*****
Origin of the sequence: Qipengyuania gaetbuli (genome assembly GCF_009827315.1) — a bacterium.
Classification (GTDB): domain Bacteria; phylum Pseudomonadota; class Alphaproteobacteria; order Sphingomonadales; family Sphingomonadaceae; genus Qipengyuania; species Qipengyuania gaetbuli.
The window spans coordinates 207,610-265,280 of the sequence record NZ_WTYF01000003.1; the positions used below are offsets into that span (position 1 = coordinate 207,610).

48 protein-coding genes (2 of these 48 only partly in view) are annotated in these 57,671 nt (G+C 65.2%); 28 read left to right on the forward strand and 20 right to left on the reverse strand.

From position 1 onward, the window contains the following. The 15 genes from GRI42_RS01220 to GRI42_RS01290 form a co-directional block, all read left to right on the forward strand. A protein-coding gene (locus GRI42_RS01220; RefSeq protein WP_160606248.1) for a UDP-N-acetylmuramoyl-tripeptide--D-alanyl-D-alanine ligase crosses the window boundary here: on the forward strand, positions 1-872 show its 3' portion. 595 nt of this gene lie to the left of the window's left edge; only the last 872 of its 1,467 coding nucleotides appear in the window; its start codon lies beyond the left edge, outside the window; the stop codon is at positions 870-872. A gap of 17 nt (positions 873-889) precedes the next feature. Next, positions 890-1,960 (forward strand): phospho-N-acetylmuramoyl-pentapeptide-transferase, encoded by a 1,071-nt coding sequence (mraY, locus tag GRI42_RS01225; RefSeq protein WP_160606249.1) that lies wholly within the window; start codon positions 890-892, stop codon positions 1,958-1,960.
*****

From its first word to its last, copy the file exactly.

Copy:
Origin of the sequence: Qipengyuania gaetbuli (genome assembly GCF_009827315.1) — a bacterium.
Classification (GTDB): domain Bacteria; phylum Pseudomonadota; class Alphaproteobacteria; order Sphingomonadales; family Sphingomonadaceae; genus Qipengyuania; species Qipengyuania gaetbuli.
The window spans coordinates 207,610-265,280 of the sequence record NZ_WTYF01000003.1; the positions used below are offsets into that span (position 1 = coordinate 207,610).

48 protein-coding genes (2 of these 48 only partly in view) are annotated in these 57,671 nt (G+C 65.2%); 28 read left to right on the forward strand and 20 right to left on the reverse strand.

From position 1 onward, the window contains the following. The 15 genes from GRI42_RS01220 to GRI42_RS01290 form a co-directional block, all read left to right on the forward strand. A protein-coding gene (locus GRI42_RS01220; RefSeq protein WP_160606248.1) for a UDP-N-acetylmuramoyl-tripeptide--D-alanyl-D-alanine ligase crosses the window boundary here: on the forward strand, positions 1-872 show its 3' portion. 595 nt of this gene lie to the left of the window's left edge; only the last 872 of its 1,467 coding nucleotides appear in the window; its start codon lies beyond the left edge, outside the window; the stop codon is at positions 870-872. A gap of 17 nt (positions 873-889) precedes the next feature. Next, positions 890-1,960 (forward strand): phospho-N-acetylmuramoyl-pentapeptide-transferase, encoded by a 1,071-nt coding sequence (mraY, locus tag GRI42_RS01225; RefSeq protein WP_160606249.1) that lies wholly within the window; start codon positions 890-892, stop codon positions 1,958-1,960.